Mattie is smart, talkative, and nearly fearless, at least when it comes to arguing with adults. She has an impressive vocabulary and peppers her speech with legal terms and references to the Bible. Although Mattie is precocious, she also has no discernment with which to modulate her personality, acting like a kid one moment and like an adult the next. She is the same with everyone, never adapting her style to conform. As a result she often says odd, unfitting things, such as inviting two saddle-weary lawmen to tell ghost stories with her, or recommending her lawyer to a ruthless criminal. Mattie is certain of her judgments: cats are evil; Chaney is a "worthless Louisiana cur"; gentlemen who do not rise from their seats in her presence are "trash." She is therefore surprised by Rooster and LaBoeuf, who continually reveal different facets of themselves to her.
The sheriff describes Rooster as the meanest of the three best federal marshals available; he is also hard-drinking and dissolute. He often ignores the regulations that come with being a marshal, back-dating his expense accounts. His testimony under cross-examination in the trial of Odus Wharton reveals he is somewhat cavalier about legal and ethical procedures, perhaps moving a dead body to create a better crime scene, or shooting a man in the back to get the drop on him. However, he does have "true grit," as Mattie says. He has the bravery to ride straight at four opponents, daring them to flinch. Before becoming a lawman, Rooster was an outlaw. In the Civil War he rode with Quantrill's Raiders, a group of Confederate irregulars who harassed and pillaged towns suspected of Union sympathies. After the war, facing arrest for his activities with Quantrill, Rooster and Columbus Potter rob a Union Army paymaster of $4,000 to get a stake for their next start in life.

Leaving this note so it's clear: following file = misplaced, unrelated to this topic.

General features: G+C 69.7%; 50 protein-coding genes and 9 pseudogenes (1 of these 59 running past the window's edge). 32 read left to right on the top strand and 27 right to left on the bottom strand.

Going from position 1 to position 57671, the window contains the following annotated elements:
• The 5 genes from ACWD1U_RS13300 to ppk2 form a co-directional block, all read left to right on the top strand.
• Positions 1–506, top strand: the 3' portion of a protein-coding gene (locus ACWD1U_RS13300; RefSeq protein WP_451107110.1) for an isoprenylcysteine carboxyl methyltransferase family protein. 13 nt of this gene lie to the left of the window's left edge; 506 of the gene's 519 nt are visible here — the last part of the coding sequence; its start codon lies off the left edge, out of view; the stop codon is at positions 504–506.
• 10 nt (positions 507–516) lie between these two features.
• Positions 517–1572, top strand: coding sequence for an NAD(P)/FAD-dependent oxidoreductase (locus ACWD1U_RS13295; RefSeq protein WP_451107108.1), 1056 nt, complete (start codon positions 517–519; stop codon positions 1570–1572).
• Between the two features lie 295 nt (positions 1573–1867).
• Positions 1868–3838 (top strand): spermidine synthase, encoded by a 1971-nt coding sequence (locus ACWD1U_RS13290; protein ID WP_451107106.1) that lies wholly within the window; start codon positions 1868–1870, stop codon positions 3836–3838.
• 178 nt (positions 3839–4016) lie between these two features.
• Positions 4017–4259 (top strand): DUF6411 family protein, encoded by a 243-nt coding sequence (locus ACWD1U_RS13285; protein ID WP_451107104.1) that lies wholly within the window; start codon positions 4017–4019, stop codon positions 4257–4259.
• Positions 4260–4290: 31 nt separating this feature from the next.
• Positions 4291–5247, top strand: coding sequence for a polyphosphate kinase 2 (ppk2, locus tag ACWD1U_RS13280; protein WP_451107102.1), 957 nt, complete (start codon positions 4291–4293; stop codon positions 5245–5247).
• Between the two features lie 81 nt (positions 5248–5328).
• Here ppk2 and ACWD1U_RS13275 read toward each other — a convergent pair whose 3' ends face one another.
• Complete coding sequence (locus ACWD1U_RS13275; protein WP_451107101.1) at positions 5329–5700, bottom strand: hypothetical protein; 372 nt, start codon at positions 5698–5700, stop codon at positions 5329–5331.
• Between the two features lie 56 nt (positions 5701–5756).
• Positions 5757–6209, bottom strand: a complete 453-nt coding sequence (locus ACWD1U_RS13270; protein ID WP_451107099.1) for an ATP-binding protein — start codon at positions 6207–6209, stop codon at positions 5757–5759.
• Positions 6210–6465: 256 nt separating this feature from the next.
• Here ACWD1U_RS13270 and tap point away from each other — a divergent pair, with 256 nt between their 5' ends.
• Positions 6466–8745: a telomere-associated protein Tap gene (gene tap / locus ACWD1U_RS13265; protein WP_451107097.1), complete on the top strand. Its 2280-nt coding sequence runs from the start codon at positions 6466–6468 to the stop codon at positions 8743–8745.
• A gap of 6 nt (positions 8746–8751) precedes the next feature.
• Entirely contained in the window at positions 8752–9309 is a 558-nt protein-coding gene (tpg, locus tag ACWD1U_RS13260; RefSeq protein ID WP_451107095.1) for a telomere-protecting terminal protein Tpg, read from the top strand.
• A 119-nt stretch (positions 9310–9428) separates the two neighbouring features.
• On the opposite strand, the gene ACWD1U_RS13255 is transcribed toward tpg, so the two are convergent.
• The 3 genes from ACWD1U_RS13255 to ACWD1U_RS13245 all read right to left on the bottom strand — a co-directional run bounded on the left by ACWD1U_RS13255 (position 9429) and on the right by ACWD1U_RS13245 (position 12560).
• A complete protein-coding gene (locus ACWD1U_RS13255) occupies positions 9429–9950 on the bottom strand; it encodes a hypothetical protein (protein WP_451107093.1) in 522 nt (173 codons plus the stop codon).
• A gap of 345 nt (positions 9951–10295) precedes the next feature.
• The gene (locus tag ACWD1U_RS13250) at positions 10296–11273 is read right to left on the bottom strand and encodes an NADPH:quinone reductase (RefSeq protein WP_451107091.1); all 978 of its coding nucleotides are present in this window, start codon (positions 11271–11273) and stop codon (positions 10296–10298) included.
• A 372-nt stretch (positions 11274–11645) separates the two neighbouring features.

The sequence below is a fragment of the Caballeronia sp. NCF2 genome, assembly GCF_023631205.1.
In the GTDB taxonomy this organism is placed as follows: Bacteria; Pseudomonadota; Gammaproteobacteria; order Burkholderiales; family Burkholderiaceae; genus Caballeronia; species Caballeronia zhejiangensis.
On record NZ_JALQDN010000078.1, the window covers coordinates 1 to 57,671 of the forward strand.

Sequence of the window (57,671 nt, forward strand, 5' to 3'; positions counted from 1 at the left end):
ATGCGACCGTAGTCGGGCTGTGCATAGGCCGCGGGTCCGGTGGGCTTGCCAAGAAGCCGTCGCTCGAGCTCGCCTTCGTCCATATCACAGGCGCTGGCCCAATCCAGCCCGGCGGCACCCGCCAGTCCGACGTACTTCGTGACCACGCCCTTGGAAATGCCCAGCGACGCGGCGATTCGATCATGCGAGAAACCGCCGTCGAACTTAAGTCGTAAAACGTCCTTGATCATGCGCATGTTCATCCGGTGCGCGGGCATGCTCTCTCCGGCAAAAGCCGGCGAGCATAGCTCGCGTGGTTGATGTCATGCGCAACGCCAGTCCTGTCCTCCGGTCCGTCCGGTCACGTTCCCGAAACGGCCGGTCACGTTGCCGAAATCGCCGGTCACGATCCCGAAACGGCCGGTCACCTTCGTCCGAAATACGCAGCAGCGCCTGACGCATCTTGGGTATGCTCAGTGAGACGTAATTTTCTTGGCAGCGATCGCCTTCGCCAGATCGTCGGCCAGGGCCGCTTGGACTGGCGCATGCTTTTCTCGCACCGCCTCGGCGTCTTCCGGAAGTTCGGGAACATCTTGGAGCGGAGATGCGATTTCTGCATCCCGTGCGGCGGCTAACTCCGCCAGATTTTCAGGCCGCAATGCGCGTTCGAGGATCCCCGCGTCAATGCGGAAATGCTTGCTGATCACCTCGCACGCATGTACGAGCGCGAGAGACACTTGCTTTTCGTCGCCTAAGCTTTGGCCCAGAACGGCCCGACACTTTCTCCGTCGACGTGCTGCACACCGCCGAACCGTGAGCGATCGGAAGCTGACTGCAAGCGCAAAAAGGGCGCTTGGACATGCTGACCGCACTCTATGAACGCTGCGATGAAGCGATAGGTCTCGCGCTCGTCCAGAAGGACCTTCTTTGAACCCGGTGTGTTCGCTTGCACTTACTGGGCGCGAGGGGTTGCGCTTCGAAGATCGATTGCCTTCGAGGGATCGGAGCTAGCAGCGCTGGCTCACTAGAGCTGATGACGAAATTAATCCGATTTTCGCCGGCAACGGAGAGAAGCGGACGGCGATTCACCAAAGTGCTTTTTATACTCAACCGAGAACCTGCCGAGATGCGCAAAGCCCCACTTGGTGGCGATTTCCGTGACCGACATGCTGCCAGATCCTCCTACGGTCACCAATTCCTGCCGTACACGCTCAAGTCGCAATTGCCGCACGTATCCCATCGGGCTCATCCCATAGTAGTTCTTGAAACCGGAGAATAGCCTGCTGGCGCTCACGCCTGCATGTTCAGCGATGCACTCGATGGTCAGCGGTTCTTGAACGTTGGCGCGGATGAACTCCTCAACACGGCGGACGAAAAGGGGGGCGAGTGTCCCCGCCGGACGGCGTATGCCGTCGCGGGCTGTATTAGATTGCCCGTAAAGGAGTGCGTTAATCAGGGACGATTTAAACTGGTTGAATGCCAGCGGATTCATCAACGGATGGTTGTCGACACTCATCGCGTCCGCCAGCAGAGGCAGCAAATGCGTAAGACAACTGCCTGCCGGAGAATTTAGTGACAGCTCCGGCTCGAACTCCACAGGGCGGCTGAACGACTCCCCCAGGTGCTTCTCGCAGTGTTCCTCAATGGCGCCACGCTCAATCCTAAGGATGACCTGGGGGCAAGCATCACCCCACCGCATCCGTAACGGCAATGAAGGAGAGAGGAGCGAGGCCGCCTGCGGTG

LaBoeuf is vain; he clanks around in his spurs indoors, and he wears his hair in a cowlick Mattie suspects is deliberately styled. He tells Texas Ranger legends and he gets angry when he suspects Rooster is trying to "make me out foolish in this girl's eyes." However, LaBoeuf proves himself a good shot and a loyal friend.
Tom Chaney's real name is Theron Chelmsford, and he is from Louisiana. He is wanted for killing a senator and his dog in Texas, so he was already a criminal when he showed up at the Rosses' farm, posing as an honest man down on his luck. Chaney's most distinct physical feature is the black mark on one of his cheeks. The mark was left by gunpowder when a man shot him in the face. Being shot in the face seems typical of the feeling Chaney inspires in others. His most distinct character trait is his self-pity. Although he caused his own troubles by shooting the unarmed Frank Ross, he complains, "Everything is against me."